The only departure from the author’s usual style is that instead of her being the one telling the stories and unfolding the narratives, she allowed each character in the book to do so by themselves. In a way, that also gives the reader a special experience while devouring the book.
The journaling style the author employed in writing the book gave me a breath of fresh air while reading it – a different style of presentation from anything I’ve read recently. As I noted earlier, the author allowed the characters to tell their stories by themselves and in their own words – what they did, could have done, thought about etc.
My worst and favourite character
If I were to pick out my worst character in Perfect Love, it would have to be no other person than Onome herself. Granted that she was very a brilliant and likable person, she continued to make choices that left much to be desired.
It was very annoying to me that she professed to be a born again Christian but had little or no commitment to living up to that sublime identity. And this contributed to her being entangled in the avoidable web of marital frustrations and unhappiness that she was enmeshed in.
My take is that she was, to a greater part, the architect of her own marital misfortunes. In one moment of reflection, she hit the nail on the head when she admitted, “I think our foundation was all wrong, we’d never taken the time to correct it. Yes, we both believed in God [but] He wasn’t Lord of our hearts, our marriage [and] our home.”
Most of the things she went through could have been avoided had she been truly committed to her profession of being a child of God. But then I have realised that, in many ways, Onome is not different from many of us who claim to be christians; we acknowledged God as our Saviour but we hardly let Him be the Lord of our lives.
And we claim we know God but we live our lives like we don’t know Him. What ever happened to the injunction of Jesus to us in Matthew 5:16,
“… let your light shine before others, that they may see your good deeds and glorify your Father in heaven.”?
Enough of Onome’s spiritual and emotional immaturity! I believe we all have some serious soul-searching to do. The earlier we get started the better.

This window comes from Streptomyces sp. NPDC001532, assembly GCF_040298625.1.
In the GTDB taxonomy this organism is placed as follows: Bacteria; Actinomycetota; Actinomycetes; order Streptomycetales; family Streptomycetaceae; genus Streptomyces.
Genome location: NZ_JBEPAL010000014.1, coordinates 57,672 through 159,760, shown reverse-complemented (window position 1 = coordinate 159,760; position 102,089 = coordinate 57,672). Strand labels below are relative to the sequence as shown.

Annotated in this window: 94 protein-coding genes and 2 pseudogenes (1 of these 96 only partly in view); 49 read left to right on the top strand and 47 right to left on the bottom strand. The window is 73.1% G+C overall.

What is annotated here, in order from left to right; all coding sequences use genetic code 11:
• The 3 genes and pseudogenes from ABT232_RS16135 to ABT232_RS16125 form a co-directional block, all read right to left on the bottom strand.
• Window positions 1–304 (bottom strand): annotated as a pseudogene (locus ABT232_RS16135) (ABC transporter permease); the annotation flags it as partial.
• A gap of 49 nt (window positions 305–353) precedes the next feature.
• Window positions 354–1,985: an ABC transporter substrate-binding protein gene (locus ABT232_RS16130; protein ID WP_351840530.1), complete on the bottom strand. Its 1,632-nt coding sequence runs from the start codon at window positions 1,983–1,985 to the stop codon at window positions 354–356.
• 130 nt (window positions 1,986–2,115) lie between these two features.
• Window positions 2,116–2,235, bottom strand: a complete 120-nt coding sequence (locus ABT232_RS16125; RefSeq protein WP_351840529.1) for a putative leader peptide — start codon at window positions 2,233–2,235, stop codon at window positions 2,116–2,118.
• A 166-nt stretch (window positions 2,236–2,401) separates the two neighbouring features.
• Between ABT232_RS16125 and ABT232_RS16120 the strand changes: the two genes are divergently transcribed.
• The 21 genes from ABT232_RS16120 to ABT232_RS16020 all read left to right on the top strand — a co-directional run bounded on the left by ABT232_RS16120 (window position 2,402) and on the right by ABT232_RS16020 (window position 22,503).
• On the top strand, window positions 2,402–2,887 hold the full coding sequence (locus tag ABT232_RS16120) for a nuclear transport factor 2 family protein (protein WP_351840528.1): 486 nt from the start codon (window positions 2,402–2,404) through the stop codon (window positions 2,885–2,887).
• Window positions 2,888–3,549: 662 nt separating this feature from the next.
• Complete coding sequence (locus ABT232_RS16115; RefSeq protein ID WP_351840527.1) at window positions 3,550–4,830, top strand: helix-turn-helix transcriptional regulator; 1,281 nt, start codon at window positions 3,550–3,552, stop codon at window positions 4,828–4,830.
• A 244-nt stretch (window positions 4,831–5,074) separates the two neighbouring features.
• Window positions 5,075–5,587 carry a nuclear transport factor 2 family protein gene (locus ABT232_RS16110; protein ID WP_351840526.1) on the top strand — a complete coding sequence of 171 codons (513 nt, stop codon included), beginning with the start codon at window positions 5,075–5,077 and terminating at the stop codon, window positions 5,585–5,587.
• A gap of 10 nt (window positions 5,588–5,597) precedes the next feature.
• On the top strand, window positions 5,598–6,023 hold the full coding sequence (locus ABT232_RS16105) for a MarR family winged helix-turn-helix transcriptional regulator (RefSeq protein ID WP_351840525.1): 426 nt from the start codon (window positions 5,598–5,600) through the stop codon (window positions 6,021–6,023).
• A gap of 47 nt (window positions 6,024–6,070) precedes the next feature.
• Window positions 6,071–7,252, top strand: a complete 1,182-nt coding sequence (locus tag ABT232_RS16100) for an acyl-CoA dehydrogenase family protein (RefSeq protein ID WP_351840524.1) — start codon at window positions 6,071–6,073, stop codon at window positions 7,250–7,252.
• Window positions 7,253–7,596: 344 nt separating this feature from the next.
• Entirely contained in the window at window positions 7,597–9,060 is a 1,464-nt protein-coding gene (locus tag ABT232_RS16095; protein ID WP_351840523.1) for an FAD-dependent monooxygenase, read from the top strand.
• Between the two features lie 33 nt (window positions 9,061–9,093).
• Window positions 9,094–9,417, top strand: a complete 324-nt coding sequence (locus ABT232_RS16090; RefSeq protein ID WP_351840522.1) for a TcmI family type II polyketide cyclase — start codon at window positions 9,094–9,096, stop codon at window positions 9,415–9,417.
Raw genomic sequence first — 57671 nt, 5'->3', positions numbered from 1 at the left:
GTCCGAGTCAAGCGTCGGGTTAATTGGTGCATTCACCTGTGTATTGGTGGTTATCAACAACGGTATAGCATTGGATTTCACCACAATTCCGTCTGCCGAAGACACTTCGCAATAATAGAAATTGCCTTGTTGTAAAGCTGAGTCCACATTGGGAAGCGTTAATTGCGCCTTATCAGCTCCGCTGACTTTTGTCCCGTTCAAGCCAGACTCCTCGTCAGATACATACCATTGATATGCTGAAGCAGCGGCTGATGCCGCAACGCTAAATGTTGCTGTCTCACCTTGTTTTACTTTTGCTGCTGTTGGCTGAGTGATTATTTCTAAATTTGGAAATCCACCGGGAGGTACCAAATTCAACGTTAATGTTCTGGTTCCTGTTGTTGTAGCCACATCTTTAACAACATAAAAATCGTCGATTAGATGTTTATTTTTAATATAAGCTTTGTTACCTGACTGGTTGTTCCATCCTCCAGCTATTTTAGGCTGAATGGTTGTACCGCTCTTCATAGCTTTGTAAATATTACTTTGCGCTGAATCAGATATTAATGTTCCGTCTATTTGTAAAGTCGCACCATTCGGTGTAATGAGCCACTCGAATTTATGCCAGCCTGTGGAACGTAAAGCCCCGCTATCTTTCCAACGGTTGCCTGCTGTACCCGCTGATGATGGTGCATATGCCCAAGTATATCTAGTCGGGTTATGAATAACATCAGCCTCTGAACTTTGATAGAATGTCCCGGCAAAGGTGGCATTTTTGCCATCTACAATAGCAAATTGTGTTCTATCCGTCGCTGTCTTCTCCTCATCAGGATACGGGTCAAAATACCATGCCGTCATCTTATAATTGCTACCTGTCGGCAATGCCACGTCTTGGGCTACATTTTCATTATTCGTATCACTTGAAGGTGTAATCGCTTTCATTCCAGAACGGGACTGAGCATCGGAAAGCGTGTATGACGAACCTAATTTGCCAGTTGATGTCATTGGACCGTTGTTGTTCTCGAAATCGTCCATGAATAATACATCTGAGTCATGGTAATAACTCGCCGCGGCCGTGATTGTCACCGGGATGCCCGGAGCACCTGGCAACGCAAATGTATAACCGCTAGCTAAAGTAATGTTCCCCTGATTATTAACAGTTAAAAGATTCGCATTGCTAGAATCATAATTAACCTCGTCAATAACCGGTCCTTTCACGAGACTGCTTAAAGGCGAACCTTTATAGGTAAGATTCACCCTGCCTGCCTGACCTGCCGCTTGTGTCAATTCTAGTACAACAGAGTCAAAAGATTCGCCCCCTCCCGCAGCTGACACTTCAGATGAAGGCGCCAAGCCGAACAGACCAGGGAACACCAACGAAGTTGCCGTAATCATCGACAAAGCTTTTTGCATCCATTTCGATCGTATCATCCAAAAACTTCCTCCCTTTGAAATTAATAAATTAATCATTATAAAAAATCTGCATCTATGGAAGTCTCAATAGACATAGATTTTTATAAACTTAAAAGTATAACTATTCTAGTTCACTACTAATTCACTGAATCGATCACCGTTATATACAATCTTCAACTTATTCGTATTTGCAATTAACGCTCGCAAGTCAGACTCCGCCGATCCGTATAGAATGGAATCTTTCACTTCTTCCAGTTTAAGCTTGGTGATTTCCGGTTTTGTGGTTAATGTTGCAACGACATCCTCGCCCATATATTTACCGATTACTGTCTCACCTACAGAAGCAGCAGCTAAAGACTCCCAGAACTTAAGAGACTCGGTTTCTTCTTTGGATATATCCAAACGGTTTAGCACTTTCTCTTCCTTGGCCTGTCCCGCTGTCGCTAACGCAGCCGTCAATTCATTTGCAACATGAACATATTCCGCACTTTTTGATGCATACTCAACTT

If we must claim to have a relationship with God, let it show in our words and in our actions. Otherwise, we will not be able to escape the consequences of a hypocritical lifestyle.
On the other hand, I would pick the marriage counselor as my favorite character in the book. Her uncommon wisdom, christian maturity and honour shined through her counselling room. I saw her as a good ambassador of God and her profession.
I would assure you that you would pick one or two wisdom from the lips of that impressive marriage counselor when you read the book. As she says in one instant, “When you change your priories and give more time to things that matter, your life will be better for it.”
And who doesn’t want a better life?
I think Ufuomaee did a great job in the Perfect Love, addressing such familiar but important issues as communication in marriage, dealing with infidelity, divorce, marriage counselling, forgiveness, and so on. Although the book centres mainly on marriage and family affairs, I have no doubt that both married and unmarried people will find it helpful.
I definitely had my moments of both sobriety and thrill as I rummaged the pages of Perfect Love. And I believe I have many reasons to thank Ufuomaee for yet another good contribution to the genre of christian fiction.
Thank you for reading!
You can share your own thoughts in the comment section.
Share this post with a friend via any of the following media: